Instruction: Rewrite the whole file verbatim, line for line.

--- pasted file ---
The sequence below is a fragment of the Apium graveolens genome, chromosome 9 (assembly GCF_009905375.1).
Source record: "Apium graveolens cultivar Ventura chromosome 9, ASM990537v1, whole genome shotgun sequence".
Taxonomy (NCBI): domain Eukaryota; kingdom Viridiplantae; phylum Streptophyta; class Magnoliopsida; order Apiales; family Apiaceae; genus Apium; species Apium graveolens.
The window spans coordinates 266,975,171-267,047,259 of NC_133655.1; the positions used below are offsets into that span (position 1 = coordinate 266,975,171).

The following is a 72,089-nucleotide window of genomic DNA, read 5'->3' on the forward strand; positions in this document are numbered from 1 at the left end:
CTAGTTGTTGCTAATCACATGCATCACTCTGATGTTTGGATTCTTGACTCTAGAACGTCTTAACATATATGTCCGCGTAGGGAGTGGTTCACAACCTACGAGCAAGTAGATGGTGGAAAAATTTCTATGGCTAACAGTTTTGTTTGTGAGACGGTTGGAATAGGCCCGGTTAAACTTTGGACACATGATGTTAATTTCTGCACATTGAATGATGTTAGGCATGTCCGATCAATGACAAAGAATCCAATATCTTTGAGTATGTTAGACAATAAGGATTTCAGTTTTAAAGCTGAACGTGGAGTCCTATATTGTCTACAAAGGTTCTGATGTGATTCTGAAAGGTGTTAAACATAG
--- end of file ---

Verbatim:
The sequence below is a fragment of the Apium graveolens genome, chromosome 9 (assembly GCF_009905375.1).
Source record: "Apium graveolens cultivar Ventura chromosome 9, ASM990537v1, whole genome shotgun sequence".
Taxonomy (NCBI): domain Eukaryota; kingdom Viridiplantae; phylum Streptophyta; class Magnoliopsida; order Apiales; family Apiaceae; genus Apium; species Apium graveolens.
The window spans coordinates 266,975,171-267,047,259 of NC_133655.1; the positions used below are offsets into that span (position 1 = coordinate 266,975,171).

The following is a 72,089-nucleotide window of genomic DNA, read 5'->3' on the forward strand; positions in this document are numbered from 1 at the left end:
CTAGTTGTTGCTAATCACATGCATCACTCTGATGTTTGGATTCTTGACTCTAGAACGTCTTAACATATATGTCCGCGTAGGGAGTGGTTCACAACCTACGAGCAAGTAGATGGTGGAAAAATTTCTATGGCTAACAGTTTTGTTTGTGAGACGGTTGGAATAGGCCCGGTTAAACTTTGGACACATGATGTTAATTTCTGCACATTGAATGATGTTAGGCATGTCCGATCAATGACAAAGAATCCAATATCTTTGAGTATGTTAGACAATAAGGATTTCAGTTTTAAAGCTGAACGTGGAGTCCTATATTGTCTACAAAGGTTCTGATGTGATTCTGAAAGGTGTTAAACATAG